Friday, August 28, 2015

Louise Brooks, one of the most popular of the younger Paramount players

 Louise Brooks, one of the most popular of the younger Paramount players. Clipping from 1927.

Thursday, August 27, 2015

Louise Brooks and F. Scott Fitzgerald - a connection

I recently came across a review of an intriguing book, The Perfect Hour: The Romance of F. Scott Fitzgerald and Ginevra King, His First Love, by James L.W. West III. The book was published by Random House in 2005. The review, by Fitzgerald scholar/biographer Scott Donaldson, reveals what The Perfect Hour only hinted at --  a previously unknown link between actress Louise Brooks and author F. Scott Fitzgerald.

The publisher description of The Perfect Hour summarizes the book this way: "In The Perfect Hour, biographer James L. W. West III reveals the never-before told story of the romance between F. Scott Fitzgerald and his first love, Ginevra King. They met in January 1915, when Scott was nineteen, a Princeton student, and sixteen-year-old Ginevra, socially poised and confident, was a sophomore at Westover School. Their romance flourished in heartfelt letters and quickly ran its course–but Scott never forgot it. Ginevra became the inspiration for Isabelle Borgé in This Side of Paradise and the model for Daisy Buchanan in The Great Gatsby. Scott also wrote short stories inspired by her–including “Babes in the Woods” and “Winter Dreams,” which, along with Ginevra’s own story featuring Scott are reprinted in this volume. With access to Ginevra’s personal diary, love letters, photographs, and Scott’s own scrapbook, West tells the beguiling story of youthful passion that shaped Scott Fitzgerald’s life as a writer. For Scott and Ginevra, “the perfect hour” was private code for a fleeting time they almost shared and then yearned after for the rest of their lives. Now West brings that perfect hour back to life in all its freshness, delicacy, and poignant brevity."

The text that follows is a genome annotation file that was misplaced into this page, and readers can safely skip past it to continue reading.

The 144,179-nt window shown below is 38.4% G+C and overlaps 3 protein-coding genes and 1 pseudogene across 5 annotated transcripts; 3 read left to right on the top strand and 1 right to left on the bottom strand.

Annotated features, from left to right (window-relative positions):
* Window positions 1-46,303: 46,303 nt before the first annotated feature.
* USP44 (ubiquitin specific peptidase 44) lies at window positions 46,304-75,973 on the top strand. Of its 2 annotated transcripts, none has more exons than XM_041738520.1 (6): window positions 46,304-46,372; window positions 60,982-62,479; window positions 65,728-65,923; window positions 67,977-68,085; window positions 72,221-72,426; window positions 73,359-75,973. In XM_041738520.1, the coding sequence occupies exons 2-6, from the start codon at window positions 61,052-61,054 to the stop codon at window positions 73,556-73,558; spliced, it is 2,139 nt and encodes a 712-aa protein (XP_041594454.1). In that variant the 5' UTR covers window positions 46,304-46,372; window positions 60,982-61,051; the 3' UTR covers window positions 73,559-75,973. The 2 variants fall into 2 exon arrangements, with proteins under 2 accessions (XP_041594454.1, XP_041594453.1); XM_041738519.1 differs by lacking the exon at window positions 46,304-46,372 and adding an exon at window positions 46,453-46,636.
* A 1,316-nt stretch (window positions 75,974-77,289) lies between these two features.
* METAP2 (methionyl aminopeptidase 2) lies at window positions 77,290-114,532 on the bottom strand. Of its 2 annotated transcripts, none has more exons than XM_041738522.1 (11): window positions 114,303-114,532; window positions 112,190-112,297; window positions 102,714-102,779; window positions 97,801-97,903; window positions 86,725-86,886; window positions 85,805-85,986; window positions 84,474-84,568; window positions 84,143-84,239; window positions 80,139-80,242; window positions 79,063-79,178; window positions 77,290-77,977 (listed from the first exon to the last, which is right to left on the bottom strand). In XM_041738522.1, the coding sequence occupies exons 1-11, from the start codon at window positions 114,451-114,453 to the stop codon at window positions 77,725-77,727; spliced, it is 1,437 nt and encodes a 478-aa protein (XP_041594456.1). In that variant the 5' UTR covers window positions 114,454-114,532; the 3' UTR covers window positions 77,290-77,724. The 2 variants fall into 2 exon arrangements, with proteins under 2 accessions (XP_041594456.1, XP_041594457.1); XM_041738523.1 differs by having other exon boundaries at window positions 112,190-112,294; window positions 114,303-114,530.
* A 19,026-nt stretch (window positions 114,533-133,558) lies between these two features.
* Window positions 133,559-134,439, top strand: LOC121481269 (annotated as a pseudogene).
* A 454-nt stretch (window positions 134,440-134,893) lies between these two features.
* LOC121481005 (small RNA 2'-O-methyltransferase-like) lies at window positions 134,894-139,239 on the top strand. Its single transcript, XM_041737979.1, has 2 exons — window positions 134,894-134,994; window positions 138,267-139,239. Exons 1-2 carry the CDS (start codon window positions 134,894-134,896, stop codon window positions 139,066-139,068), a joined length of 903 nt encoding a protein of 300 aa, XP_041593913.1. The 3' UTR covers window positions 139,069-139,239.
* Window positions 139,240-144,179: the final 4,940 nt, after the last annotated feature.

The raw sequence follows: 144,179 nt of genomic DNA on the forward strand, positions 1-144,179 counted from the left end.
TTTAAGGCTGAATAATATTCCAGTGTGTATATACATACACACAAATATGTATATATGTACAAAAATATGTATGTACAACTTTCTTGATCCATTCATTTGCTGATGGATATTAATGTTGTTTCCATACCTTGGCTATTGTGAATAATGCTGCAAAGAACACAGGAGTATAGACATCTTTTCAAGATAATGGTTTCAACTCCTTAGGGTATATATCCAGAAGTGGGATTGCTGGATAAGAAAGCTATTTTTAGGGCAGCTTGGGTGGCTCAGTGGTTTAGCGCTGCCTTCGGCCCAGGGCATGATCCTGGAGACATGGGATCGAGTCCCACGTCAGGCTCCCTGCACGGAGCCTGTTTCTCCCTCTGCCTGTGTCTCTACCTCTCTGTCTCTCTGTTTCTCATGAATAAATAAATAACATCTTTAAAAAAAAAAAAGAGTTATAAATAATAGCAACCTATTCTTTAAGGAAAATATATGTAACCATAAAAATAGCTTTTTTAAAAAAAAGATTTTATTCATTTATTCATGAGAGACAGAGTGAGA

Being something of a F. Scott Fitzgerald devotee, I purchased a copy of The Perfect Hour and read it and liked it. If you like reading about Fitzgerald, you should too!

Deering Davis, 1926
What West reveals is that in the mid-Teens, while being courted by Fitzgerald, Ginerva King was infatuated with a "Chicago boy" by the name of Deering Davis, with the two suitors aware of one another. What Scott Donaldson reveals is that Deering Davis is the same Chicago boy / Chicago playboy who married Brooks in 1933.

Of course, it is known that Brooks had met Scott and Zelda Fitzgerald at a Hollywood party. Brooks described meeting the Fitzgeralds at the Ambassador hotel in Los Angeles in 1927. “They were sitting close together on a sofa, like a comedy team, and the first thing that struck me was how small they were.” Brooks “had come to see the genius writer,” adding, “but what dominated the room was the blazing intelligence of Zelda’s profile… the profile of a witch.”